Aggregate function with GROUP BY, HAVING, WHERE, and ORDER BY
Describe row granularity of result sets.
Discuss and implement aggregate functions to achieve required row granularity.
Use GROUP BY to calculate aggregate values for groups.
Use HAVING to filter records in the result set by aggregate value.
Combine GROUP BY and HAVING with WHERE and ORDER BY.
This module covers the use of subqueries, derived tables, and common table expressions in SELECT queries as techniques for creating intermediate result sets.
Non-correlated and correlated subqueries
Common table expressions
Write queries using
Common table expressions
Subqueries, derived tables, and common table expressions and other topics
Describe and discuss the rationale of creating intermediate results sets within SELECT queries.
Implement non-correlated and correlated subqueries.
Implement derived tables.
Implement Common Table Expressions.
Create intermediate to advanced TSQL queries to retrieve result sets for analysis.
This module discusses the encapsulation of data retrieval logic in views, table-valued functions, and stored procedures. It also describes scenarios in which these techniques are useful for producing datasets for analysis. Finally, it describes the database security issues involved, and techniques for creating and using these database objects while maintaining current permission sets on source data.
Creating objects for read-access users
Creating database accounts for analytical client tools
Encapsulating Data Retrieval Logic
Create a SQL login
Create a database user and assign required permissions
Create a database schema for views, functions, and stored procs
Create a view
Create a table-values function
Create a stored procedure
Allow a user with read-only access to use views, table-valued functions, and store procedures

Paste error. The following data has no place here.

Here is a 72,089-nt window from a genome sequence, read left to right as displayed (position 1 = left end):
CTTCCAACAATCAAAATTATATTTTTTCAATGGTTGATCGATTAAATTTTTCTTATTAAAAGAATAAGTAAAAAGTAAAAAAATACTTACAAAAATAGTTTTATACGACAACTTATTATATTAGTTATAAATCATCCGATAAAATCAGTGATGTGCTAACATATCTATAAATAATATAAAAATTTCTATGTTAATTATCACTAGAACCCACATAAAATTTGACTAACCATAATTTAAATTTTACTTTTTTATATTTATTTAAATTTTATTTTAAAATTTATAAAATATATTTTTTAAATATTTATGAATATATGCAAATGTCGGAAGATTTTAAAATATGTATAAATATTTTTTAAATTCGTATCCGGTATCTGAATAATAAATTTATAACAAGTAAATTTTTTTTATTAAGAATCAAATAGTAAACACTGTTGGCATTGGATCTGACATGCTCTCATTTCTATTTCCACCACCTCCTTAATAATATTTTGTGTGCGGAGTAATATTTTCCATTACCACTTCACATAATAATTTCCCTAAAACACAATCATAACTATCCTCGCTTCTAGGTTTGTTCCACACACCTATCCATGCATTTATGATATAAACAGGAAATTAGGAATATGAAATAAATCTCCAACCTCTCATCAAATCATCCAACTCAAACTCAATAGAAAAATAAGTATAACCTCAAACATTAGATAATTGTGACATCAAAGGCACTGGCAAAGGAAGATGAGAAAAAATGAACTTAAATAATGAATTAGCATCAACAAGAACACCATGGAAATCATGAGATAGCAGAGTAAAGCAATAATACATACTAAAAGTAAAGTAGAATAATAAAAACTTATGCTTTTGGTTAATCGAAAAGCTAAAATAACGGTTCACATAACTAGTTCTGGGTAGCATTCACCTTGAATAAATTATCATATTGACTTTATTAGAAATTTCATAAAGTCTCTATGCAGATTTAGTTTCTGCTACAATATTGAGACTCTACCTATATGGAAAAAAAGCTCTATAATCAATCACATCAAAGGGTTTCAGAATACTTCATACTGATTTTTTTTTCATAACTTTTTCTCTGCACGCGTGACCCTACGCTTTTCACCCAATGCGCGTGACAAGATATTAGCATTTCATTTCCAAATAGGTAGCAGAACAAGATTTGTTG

Identify scenarios in which views, table-valued functions, and stored procedures simply data retrieval.
Compare and contrast views, table-valued functions, and stored procedures.
Create views, table-valued functions, and stored procedures.
Describe the security requirement for creating database objects.
Implement views, table-valued functions, and stored procedures for users with read-only access to source data.
This module covers common techniques for making datasets produced by SELECT queries available to analytical client tools such as SQL Server Reporting Services, PowerBI, Excel, and R. It discusses running queries directly from the client tool, in addition to exporting datasets to text files which can then be accessed by the client tool.
Connecting to SQL Server and Submitting Queries from Client Tools
Connecting and running SELECT queries from:
Exporting datasets to files using
Results pane from SSMS
The bcp utility
The Import/Export Wizard
Getting Your Dataset to the Client
Retrieving the results of a view in Excel
Running an ad-hoc SELECT query from Excel
Running an ad-hoc query from PowerBI
Running an ad-hoc query from RStudio
Using the Import/Export wizard to write the results of a query to a text file
Describe the properties of database connection strings.
Run queries from, and return results to, Excel, PowerBI, and RStudio.
Export query results to external text files using the SSMS results pane, the bcp utility, and the Import/Export Wizard.